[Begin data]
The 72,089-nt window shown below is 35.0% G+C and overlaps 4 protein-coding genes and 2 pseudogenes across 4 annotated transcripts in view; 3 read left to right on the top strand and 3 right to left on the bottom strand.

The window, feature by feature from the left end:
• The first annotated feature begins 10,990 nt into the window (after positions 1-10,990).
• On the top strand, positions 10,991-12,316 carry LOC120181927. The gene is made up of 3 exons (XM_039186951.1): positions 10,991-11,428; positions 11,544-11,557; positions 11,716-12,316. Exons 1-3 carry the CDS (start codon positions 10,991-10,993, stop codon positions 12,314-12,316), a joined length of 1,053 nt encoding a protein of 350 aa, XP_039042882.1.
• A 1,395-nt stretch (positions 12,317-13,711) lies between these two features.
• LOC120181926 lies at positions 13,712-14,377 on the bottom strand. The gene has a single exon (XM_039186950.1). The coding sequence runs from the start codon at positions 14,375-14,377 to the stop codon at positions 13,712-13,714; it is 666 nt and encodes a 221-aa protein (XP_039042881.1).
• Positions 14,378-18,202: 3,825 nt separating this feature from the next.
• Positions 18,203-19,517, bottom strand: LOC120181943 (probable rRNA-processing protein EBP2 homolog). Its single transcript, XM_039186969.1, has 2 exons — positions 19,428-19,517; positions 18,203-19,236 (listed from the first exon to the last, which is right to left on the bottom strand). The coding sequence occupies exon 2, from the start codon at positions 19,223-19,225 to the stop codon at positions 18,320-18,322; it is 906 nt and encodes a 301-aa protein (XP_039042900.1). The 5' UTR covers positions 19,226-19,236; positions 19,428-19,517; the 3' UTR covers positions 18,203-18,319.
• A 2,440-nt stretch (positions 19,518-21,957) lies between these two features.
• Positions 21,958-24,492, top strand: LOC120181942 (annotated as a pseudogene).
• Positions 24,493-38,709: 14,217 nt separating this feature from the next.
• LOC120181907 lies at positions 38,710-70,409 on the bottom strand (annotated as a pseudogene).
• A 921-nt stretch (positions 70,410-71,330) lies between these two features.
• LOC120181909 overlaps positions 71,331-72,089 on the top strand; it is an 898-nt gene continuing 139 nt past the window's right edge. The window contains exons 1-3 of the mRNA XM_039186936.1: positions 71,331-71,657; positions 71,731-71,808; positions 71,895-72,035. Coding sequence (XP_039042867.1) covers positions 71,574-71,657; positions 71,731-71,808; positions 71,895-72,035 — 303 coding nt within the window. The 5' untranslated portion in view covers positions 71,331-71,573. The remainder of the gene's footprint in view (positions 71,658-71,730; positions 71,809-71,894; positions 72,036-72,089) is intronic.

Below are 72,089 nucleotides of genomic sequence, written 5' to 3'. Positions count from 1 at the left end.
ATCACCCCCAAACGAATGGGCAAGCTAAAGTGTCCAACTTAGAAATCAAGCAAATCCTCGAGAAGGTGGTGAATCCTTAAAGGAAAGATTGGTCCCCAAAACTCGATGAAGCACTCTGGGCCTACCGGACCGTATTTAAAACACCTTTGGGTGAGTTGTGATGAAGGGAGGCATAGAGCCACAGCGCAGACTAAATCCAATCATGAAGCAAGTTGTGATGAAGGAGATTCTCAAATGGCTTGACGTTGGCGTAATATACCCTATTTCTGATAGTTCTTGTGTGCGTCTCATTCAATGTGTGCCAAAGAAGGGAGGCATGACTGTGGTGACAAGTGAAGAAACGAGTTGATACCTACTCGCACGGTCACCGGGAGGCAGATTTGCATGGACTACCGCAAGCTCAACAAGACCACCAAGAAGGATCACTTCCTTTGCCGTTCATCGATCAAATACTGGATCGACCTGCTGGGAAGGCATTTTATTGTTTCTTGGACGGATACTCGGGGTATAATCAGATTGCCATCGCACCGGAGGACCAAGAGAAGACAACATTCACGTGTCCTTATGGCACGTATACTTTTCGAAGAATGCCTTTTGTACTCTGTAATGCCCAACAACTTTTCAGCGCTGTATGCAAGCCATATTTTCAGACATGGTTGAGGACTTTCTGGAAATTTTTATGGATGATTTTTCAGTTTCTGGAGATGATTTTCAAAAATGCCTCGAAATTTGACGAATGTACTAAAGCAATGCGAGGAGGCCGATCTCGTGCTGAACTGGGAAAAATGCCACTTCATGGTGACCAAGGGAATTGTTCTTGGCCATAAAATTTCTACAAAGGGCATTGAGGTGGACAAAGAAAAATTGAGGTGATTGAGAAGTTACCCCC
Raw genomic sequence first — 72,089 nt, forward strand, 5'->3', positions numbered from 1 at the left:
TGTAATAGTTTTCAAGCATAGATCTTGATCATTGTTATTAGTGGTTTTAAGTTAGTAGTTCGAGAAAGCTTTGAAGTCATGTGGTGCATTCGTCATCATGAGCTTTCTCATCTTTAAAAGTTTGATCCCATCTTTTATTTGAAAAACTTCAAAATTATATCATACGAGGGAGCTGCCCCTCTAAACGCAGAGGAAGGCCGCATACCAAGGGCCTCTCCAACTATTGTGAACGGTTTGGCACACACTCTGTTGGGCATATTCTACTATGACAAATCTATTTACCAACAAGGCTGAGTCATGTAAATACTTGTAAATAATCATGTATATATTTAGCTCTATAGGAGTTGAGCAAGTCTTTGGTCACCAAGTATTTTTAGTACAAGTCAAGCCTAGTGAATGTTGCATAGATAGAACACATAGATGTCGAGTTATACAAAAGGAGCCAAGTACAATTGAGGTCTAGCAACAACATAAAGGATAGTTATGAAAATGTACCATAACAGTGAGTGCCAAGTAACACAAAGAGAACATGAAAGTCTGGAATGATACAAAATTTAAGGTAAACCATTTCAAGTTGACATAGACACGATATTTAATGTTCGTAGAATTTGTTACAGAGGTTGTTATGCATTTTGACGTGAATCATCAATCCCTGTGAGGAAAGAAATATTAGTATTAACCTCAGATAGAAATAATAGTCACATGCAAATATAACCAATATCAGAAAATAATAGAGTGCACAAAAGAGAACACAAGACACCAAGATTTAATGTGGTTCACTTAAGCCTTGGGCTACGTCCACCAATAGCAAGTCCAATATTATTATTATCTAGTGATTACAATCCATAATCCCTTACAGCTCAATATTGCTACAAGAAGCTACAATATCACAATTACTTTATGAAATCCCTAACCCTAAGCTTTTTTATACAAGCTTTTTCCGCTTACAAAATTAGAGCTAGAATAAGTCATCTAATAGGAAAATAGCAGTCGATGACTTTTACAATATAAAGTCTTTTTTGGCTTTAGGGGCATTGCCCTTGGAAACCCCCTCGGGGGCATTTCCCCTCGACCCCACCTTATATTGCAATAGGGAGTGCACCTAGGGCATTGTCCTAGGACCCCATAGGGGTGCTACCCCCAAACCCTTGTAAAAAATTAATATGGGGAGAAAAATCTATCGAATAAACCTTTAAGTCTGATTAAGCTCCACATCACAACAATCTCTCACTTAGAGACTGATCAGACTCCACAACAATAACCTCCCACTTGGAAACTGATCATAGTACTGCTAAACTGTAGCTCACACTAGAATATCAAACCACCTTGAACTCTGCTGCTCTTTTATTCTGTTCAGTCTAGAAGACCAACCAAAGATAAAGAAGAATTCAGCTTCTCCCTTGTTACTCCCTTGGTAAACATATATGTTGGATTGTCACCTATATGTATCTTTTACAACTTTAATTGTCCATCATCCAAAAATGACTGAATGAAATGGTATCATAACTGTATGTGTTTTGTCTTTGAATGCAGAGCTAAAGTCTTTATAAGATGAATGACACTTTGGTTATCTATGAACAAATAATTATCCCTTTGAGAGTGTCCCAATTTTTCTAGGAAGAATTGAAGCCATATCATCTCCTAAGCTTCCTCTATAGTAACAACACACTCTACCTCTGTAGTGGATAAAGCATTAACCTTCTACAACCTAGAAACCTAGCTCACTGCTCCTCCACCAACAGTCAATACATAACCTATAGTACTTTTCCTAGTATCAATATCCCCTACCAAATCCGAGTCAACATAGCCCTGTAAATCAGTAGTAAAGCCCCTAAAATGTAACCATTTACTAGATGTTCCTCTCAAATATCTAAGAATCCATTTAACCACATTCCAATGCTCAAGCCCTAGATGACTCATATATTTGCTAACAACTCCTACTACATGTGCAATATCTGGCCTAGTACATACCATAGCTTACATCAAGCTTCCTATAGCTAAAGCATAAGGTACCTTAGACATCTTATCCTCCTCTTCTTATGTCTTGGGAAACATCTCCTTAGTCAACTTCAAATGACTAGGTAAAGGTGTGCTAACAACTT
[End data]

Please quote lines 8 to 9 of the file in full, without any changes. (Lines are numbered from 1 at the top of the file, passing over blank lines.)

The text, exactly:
• Positions 18,203-19,517, bottom strand: LOC120181943 (probable rRNA-processing protein EBP2 homolog). Its single transcript, XM_039186969.1, has 2 exons — positions 19,428-19,517; positions 18,203-19,236 (listed from the first exon to the last, which is right to left on the bottom strand). The coding sequence occupies exon 2, from the start codon at positions 19,223-19,225 to the stop codon at positions 18,320-18,322; it is 906 nt and encodes a 301-aa protein (XP_039042900.1). The 5' UTR covers positions 19,226-19,236; positions 19,428-19,517; the 3' UTR covers positions 18,203-18,319.
• A 2,440-nt stretch (positions 19,518-21,957) lies between these two features.